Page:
You will find parking off the Seward Highway at mile 104 below the mine. The site offers tours of the historic buildings, a hands-on experience of gold panning, and a gift shop.
Not far from Anchorage, the resort town of Girdwood is a great place to learn about mining history.
Crow Creek Mine
Crow Creek Mine has been operating since 1896 and is still kept operational by members of the mining family. Tours are small and intimate. Presently run by third-generation miner, Kate Williamson, and her husband Nate, a geologist, this is a great place if you want to learn the art of panning and the history of mining in Alaska. At Crow Creek Mine, you can learn about mining, try out some panning for yourself, and collect some souvenirs to bring home.
Less than an hour from Anchorage and accessible by a free shuttle from Girdwood, Crow Creek is a fun, hands-on family excursion where you can search for gold all day and tour the grounds of one of the largest mines in Alaska. To get a taste of mining history, you can explore original buildings that are on the National Registry of Historic Places and mining equipment from the turn of the century. If you enjoy hiking, be sure to spend some time on the mine’s hiking trails including the Historic Iditarod Trail.
With a reception hall for special events, salmon bakes on Monday nights throughout the summer, and evening concerts, this mine has it all.
Juneau, the capital city of Alaska, offers various hands on panning tours and adventures.
Gold Creek Salmon Bake
This two-hour experience includes a feast of salmon roasted over an alder wood fire in a rainforest setting and a unique history lesson all in one. Dessert of blueberry cake and roasted marshmallows follows the all-you-can-eat meal. Local folk musicians will entertain you with music throughout the event.
Running for over 30 years, the Gold Creek Salmon Bake dispatches you from your hotel and brings you to a corner of the Southeast rainforest. You will see salmon spawning and the old Wagner mineshaft on a nature walk to Salmon Creek Waterfall and have the chance to try your hand at panning for gold.
Historic Gold Mining & Panning Adventure
For a fun and educational lesson in gold mining history, take this one-and-a-half-hour tour of this historic site. A costumed tour guide will meet you at your hotel in Juneau or at the dock and bring you to Gold Creek.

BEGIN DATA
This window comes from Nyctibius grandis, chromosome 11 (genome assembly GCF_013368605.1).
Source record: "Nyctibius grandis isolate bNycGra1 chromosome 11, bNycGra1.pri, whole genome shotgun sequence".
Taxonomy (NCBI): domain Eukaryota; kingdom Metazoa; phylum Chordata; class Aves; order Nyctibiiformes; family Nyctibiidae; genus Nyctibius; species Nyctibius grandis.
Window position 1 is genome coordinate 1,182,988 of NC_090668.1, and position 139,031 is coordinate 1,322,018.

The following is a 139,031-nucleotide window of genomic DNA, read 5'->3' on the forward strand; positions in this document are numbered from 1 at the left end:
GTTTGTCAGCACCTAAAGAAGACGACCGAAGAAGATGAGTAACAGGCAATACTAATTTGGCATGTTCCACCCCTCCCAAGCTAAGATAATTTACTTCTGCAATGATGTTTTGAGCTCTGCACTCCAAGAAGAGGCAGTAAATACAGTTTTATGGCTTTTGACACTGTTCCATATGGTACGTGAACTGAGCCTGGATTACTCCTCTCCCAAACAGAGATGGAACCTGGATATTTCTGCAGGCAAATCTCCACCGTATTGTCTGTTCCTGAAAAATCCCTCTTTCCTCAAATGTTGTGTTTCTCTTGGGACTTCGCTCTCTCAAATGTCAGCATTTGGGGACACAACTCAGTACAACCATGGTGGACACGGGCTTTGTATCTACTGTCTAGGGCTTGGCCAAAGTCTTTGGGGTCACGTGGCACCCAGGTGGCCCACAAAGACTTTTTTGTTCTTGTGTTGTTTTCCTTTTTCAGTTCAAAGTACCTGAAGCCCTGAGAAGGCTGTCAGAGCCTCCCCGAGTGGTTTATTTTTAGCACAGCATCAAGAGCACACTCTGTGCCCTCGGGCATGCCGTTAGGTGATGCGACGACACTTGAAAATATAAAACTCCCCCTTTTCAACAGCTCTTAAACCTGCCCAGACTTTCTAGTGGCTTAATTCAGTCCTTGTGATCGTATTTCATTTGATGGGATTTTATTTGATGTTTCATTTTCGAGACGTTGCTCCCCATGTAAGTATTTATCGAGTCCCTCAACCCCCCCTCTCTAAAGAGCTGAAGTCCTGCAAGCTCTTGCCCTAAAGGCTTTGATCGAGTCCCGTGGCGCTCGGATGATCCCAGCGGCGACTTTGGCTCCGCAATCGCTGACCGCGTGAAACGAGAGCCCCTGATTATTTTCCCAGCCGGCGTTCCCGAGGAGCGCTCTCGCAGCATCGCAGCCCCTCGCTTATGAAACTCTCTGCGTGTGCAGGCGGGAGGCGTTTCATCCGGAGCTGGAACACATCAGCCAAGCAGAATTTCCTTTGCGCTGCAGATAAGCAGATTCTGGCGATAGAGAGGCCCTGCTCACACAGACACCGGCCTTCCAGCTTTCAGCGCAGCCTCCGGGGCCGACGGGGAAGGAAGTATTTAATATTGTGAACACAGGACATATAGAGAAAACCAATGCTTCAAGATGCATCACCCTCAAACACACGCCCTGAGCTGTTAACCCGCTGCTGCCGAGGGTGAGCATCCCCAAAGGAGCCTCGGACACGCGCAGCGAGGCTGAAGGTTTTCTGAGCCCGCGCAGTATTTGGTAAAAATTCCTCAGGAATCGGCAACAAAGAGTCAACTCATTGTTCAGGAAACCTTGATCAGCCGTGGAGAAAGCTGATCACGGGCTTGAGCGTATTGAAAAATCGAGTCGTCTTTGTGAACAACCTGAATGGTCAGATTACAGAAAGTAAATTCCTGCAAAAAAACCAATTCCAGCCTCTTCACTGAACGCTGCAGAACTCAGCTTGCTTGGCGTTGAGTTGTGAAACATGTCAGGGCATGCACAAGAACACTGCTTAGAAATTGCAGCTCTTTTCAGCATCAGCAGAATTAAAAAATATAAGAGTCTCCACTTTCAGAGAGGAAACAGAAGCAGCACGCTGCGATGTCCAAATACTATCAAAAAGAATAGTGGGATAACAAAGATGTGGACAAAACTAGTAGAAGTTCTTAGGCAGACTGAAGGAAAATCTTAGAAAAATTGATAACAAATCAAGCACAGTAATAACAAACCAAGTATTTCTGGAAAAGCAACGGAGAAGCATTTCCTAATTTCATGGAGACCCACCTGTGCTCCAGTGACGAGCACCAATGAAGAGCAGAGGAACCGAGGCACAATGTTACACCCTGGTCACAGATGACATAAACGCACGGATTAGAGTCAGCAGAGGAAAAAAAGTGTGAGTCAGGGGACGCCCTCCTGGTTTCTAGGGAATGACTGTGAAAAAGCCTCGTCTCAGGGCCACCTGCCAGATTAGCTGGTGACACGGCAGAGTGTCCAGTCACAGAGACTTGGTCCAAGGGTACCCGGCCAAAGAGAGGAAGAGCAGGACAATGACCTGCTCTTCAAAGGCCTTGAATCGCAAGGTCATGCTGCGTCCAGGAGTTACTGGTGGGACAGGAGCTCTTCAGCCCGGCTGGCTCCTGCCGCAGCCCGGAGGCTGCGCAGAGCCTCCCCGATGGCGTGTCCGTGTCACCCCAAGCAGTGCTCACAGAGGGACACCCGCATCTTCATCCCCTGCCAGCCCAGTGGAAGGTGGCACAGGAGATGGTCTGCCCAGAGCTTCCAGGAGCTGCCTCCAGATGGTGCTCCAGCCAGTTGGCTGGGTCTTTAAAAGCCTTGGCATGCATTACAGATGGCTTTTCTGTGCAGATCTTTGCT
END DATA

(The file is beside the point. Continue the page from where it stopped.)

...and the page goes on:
The majestic views of the Alaska-Juneau Mine and rainforest scenery are highlights of this gold mining tour. This is a great excursion for families who want a chance to learn the history of gold prospectors in the area, pan for gold in icy waters, and be guaranteed to take some home.
Liarsville Gold Rush Trail Camp and Salmon Bake
This two-hour long tour combines two of the best things Alaska has to offer: gold and salmon. Named for tall tales told by the journalists who came during the Klondike Gold Rush, the Liarsville Camp event begins with an all-you-can-eat salmon bake.
After that you will explore the old trail camp where you will see the bordello and laundry tents, the neighboring waterfall, and visit the gold fields for a gold panning lesson and experience. At the end of the day, you will visit the Fancy Goods store for shopping and photo ops with a dance hall girl or with the camp’s mascot, an Alaskan malamute.
Talkeetna & Trapper Creek Area
Denali Gold Tours
Running for 4.5 hours or more, this tour gives you a true gold panning experience. You will spend a half or full-day in the beautiful countryside of Alaska with your guide who will teach you gold panning techniques and share stories of the gold rush days. With great views of Denali from the South, this tour works several claims in the Cache Creek Mining District.
Located off the Parks Highway between Anchorage and Denali, this authentic mining claim is surrounded by forests, wildlife, and gorgeous scenery. The owner or his son will meet you at the Trading Post off the Parks Highway and take you through backcountry, swampland, hills, and streams on a comfortable tour van. When you arrive, you will find yourself in a pristine setting where you will be schooled in bear safety and provided with rain gear and boots.
Your guides will teach you how to extract gold flour from other sediment, let you take home anything you find, and supply you with a souvenir bottle of gold. After your gold panning adventure is done, you will be treated to grilled reindeer dogs, hot dogs, and drinks.
Caribou Creek Recreational Mining Area
To find this area, look for the turn off near mile marker 104 on the Glenn Highway. Once you get there, take your gold pan and shovel along for a hike down to the creek where you will be able to pan for gold.
Your best chance of finding some gold is to locate a spot where the creek’s current has slowed. Be prepared to dig persistently. Whether or not you succeed in finding gold, you will enjoy the beautiful surroundings and scenery of Caribou Creek, the Matanuska River, and the cliffs of Lion’s Head.
If you are looking for a way to enjoy Alaska’s natural beauty and learn more about gold rush history and traditions, gold panning tours in Alaska are the way to go. Whether you want a short excursion or a full-day adventure, you will find the tour that is just right for your needs. Be sure to dress in layers so you will stay warm and to wear comfortable walking shoes. At the end of the day, you will have some cool souvenirs to bring home and memories that will last a lifetime.